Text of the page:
Africa: Is RwandAir Uganda’s Biggest Threat Or Envy?
The administration in Kampala feels very envious and ashamed. President Museveni cannot explain why he failed to breathe life back into Uganda Airlines, yet next-door neighbour Rwanda he is recently fond of has been flying for the past 16 years.
To outsiders, RwandAir is simply a business that the government of Rwanda risked into, but to Rwandans it is more than a business.
That is why despite operating on manageable financial loses, its strategic interests and soft power influence have grown enormously to the extent that other big players in the regional skies are rethinking their aviation business models.
On April 27, RwandAir will be marking 16 years of uninterrupted operations while Uganda Airlines begun flying again on Tuesday after 20 years of just holding a paper license- that Uganda Airlines Ltd had registered immediately after liquidation, in 2001, of Uganda Airlines Holdings Ltd (UAHL).
Aviation business planners in Kigali have been carefully analyzing every possible route and the existing competition.
RwandAir has almost reached 30 destinations as Uganda launches into the skies with intentions of starting with 19 destinations.
Serve me chilli and I will serve you honey
When RwandAir approached Uganda seeking rights on Entebbe-UK route, everything seemed progressing well until turbulence cropped into the process.
Museveni rejected Rwanda’s request, aimed at dwarfing Rwanda because he believes Rwanda is beginning to overshadow Uganda, economically.
Museveni has never given reason why he rejected Rwanda’s request, even though he reserves the sovereign right not to be friendly.
RwandAir has since become a recurrent issue on the agenda in Uganda’s Cabinet meetings, which insiders say has actually divided the cabinet.
This prompted Museveni to unilaterally direct a restart of Uganda Airlines, by hook or crook.
Museveni’s antic behaviour showed up earlier in 2016. He had already bruised his cabinet to hurriedly restarting the airline because, “Ugandan travellers are suffering because of, apparently, not having a national airline. I thought that our brothers in Ethiopia, Kenya and South Africa would serve all of us. That, however, is apparently not the case.”
It took two years of hullabaloo before the airline began operations. However, two weeks ago a Ugandan cabinet member, Parcis Namuganza, appeared on a private FM radio talk show, making remarks that indicated that Uganda was never happy with RwandAir.
Meanwhile, her statement came while technical teams from both countries are still negotiating.
Rwanda’s President Paul Kagame had earlier on told Museveni that the license deal was about to be concluded.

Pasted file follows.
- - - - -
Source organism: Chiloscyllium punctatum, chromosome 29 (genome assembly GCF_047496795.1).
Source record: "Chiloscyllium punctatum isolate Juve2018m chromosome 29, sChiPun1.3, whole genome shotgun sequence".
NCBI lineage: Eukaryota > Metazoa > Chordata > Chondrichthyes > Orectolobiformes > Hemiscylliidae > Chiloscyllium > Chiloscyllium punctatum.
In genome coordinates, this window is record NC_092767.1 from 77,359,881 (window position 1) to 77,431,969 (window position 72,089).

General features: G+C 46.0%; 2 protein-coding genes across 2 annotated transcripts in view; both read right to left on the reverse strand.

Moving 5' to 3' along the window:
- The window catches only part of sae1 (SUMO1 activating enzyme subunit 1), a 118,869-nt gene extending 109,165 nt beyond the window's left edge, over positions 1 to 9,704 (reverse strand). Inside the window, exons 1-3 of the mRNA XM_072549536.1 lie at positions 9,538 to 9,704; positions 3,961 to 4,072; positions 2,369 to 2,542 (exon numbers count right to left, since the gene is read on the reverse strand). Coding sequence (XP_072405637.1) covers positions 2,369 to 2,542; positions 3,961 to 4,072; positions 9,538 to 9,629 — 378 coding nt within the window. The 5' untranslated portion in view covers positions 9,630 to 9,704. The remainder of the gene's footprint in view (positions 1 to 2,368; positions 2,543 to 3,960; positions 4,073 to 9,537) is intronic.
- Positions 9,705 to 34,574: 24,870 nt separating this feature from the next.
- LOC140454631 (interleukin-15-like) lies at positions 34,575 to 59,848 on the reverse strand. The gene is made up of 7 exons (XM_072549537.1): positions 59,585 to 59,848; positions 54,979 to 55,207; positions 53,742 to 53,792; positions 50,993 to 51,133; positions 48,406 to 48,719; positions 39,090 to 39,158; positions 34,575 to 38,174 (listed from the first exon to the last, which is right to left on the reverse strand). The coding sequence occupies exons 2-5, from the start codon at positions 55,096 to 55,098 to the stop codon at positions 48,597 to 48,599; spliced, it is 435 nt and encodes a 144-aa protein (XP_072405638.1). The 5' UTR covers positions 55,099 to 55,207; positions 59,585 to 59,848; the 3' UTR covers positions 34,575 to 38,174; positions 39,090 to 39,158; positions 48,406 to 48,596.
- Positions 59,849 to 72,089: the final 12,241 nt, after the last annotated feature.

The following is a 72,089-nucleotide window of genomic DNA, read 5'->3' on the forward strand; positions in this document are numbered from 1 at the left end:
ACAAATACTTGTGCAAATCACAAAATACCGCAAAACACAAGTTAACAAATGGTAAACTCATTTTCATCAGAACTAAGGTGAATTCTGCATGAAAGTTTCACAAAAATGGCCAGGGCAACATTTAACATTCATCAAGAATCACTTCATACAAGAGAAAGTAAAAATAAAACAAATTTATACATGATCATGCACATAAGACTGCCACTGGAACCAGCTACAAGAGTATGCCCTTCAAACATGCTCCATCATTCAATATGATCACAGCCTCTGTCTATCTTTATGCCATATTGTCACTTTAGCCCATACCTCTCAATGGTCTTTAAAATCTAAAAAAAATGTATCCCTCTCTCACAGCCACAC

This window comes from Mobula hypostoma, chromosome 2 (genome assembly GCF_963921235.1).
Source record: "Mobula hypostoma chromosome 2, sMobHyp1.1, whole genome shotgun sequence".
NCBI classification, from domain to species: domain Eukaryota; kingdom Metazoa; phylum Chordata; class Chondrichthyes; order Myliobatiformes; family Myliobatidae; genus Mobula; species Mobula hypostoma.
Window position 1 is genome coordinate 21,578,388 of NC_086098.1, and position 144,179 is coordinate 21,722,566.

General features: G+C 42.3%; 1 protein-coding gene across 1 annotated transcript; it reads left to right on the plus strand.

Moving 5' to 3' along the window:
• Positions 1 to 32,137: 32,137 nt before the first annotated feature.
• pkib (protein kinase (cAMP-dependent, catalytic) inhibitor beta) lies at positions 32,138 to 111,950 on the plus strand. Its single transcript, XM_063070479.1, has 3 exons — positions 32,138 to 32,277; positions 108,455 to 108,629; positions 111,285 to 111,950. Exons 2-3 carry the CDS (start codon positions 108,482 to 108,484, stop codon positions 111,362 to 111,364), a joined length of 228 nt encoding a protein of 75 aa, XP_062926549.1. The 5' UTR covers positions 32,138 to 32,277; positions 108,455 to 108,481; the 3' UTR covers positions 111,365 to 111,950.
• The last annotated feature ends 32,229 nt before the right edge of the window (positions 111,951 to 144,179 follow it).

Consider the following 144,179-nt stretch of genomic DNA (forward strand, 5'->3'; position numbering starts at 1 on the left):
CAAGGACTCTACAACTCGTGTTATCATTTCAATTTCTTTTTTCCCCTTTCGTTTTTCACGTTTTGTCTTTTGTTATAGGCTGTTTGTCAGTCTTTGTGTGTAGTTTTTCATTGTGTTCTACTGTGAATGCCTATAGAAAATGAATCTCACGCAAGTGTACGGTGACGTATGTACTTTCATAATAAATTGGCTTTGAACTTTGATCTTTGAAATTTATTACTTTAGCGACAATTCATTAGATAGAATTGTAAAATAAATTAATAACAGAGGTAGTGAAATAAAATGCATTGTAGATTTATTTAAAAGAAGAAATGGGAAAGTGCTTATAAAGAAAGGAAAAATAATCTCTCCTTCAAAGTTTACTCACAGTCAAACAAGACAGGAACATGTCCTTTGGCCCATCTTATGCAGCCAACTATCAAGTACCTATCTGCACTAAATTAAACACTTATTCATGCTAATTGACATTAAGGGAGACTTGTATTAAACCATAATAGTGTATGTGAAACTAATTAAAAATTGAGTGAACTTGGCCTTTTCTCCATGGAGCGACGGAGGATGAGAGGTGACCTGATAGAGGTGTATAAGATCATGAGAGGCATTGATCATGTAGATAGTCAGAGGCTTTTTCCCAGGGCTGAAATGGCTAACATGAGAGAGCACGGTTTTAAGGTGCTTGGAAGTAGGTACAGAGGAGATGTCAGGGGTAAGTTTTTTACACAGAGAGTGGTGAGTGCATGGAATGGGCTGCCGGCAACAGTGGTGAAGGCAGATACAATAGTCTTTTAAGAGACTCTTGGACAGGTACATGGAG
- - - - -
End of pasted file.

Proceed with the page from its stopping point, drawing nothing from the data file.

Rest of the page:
But Museveni who told Kagame that he would respond to him after consulting with those responsible, instead summoned cabinet and furiously wanted to know why the ‘technical people’ were going behind and doing all these things without consulting the political leadership.
Kigali was seeking rights to operate direct flights between Entebbe and China including Entebbe and Juba – technically referred to as having 5th freedom rights.
“They wanted a license for 20 years…that was going to deprive our own Airline of business because those are most lucrative routes serving destinations to which most Ugandans travel,” Namuganza said.
Museveni had instructed Moniza Azuba Ntege, his Works and Transport Minister, to parallelly ensure a hurried revival of Uganda Airlines and always update cabinet.
In one of the several discussions about RwandAir at cabinet level, Minister Azuba told Museveni that Uganda Airlines would suffer a false start if the Rwandans got the 20 year license.
Although several Ugandan technocrats believe that the Uganda Airlines deal was not well planned, Minister Azuba told Museveni during a cabinet meeting that these technocrats might have been financially seduced by Rwanda.
“It’s possible some technocrats could have got financial gratifications to serve as 5th columnists against the restoration process and its possible they are still active trying to humiliate and demoralize government,” Azuba reportedly told cabinet.
State Minister Namuganza who also is a Member of Parliament representing Bukono county, revealed that the Ugandan cabinet believes RwandAir poses a much wider threat to the regions aviation sector.
Namuganza said that Uganda was concerned that Rwanda had grabbed its “pearl of Africa” tagline.
The wordy state minister, who said she was aware of breaching the cabinet Oath of Secrecy, revealed that the Kenyan aviation too was considering severe restrictions on RwandAir as they try to placate their own Kenya Airways.
RwandAir is not dettered by all this cutthroat competition and has today, Wednesday flagged off one of its planes to open a new daily destination to Kinshasha, begining with three flights per week in the first phase.
“The Day is finally here! Our inauguration flight has just taken off from Kigali International Airport to Ndjili International Airport,” RwandAir said Wednesday.
This rivalry, some pundits argue, could add so much to the charms of RwandAir’s desire for continental conquest.
By Patrick Muyenzi